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Shingles is a disease caused by an acute viral (varicella-zoster virus) infection of the central nervous system. It affects areas of the skin.

Typically, three to four days before skin outbreaks occur, symptoms of fatigue, fever, chills, and, sometimes, gastrointestinal upset, start to manifest, followed by the affected area of the skin becoming sensitive to the touch. Then small, crusty, painful blisters erupt along a nerve path so that the reddened outbreak affects a strip of skin, forming a line. This most commonly occurs over the ribs in the thoracic area and is usually limited to one side of the body. In rare cases, shingles can also affect the lower part of the body or the face. During the shingles outbreak, the pain can be severe, but the eruptions usually heal within five days without further complications. In some people, however, especially the elderly, pain can last for months and even years, and be recurring.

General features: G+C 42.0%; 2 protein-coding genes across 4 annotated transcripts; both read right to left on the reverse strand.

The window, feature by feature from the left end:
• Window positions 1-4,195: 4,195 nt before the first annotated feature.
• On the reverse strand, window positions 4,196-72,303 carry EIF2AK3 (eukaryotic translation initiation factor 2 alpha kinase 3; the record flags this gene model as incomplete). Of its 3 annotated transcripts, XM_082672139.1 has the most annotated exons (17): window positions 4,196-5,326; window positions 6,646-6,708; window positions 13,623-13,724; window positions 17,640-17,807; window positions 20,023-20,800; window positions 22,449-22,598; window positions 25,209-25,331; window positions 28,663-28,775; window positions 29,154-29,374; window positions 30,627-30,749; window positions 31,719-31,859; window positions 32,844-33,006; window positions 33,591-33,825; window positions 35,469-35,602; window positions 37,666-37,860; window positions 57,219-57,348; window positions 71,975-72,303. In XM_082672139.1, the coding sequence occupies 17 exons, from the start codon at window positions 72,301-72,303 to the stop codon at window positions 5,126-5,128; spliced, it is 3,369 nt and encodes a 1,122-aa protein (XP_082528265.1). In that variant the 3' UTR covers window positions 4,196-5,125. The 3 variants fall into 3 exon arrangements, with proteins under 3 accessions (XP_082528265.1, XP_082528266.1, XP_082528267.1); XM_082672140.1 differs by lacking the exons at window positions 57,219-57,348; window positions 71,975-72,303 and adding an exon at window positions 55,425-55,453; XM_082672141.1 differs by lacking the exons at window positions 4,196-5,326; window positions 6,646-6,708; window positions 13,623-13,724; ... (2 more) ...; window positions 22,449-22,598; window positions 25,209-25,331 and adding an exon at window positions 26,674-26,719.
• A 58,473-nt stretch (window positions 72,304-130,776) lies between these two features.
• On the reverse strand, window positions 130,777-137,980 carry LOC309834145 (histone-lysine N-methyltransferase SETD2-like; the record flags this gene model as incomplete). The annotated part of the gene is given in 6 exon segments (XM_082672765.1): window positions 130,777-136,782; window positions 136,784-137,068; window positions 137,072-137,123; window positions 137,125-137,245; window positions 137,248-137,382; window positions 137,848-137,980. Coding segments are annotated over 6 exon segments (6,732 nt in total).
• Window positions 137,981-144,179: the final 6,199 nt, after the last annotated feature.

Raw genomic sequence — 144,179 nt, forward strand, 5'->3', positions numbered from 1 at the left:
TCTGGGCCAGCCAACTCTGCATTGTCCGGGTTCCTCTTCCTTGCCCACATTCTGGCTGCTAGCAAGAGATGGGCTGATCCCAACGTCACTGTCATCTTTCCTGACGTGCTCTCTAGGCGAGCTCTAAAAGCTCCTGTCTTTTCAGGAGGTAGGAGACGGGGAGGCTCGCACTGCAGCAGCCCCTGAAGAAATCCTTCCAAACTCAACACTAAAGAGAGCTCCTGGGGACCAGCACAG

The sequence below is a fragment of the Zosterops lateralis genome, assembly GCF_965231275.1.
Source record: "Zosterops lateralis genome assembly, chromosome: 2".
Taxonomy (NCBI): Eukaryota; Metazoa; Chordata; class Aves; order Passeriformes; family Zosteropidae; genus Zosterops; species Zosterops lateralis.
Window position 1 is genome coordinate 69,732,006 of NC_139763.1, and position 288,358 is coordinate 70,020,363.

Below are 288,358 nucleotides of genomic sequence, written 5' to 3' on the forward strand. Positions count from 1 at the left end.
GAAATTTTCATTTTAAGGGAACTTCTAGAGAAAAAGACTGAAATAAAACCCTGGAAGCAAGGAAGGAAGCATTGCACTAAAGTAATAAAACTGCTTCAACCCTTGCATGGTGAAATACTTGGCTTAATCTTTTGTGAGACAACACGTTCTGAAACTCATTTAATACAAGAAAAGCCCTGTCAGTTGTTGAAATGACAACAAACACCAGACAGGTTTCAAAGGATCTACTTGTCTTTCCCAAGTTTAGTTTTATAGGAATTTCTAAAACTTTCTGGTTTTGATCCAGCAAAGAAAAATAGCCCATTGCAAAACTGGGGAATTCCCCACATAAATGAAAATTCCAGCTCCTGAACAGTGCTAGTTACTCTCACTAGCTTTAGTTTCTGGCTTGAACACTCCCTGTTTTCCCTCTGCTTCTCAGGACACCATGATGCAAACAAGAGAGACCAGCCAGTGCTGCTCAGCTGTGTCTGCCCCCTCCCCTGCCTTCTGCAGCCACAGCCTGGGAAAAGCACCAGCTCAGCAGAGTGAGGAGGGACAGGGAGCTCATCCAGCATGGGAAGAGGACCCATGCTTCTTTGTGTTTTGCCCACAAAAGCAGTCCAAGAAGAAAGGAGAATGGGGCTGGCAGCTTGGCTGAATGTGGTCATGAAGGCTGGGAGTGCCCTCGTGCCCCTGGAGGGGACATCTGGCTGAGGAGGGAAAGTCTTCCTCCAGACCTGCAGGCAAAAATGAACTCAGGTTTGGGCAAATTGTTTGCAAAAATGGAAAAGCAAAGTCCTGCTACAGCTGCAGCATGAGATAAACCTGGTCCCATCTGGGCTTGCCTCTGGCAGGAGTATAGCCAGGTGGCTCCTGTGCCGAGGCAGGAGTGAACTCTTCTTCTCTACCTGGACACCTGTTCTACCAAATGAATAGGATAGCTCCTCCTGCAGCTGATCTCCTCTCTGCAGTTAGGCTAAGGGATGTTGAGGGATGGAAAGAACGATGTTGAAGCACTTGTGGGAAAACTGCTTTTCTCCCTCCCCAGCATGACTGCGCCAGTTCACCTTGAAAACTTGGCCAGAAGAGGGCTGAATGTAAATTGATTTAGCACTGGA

Shingles can be due to chicken pox (in children), pleurisy, Bell's palsy, herpes simplex, appendicitis, colic, gallstones, colitis, trigeminal neuralgia, or contact dermatitis. All of these conditions must be screened for and, if present, properly treated to provide lasting relief from shingles.

Caution: Shingles eruptions that last longer than two weeks can be a sign of underlying immune problems or cancer (particularly Hodgkin's disease), and, therefore, require immediate medical attention. In addition, see an ophthalmologist immediately if herpes zoster occurs near the eyes or on the forehead, as it can cause blindness.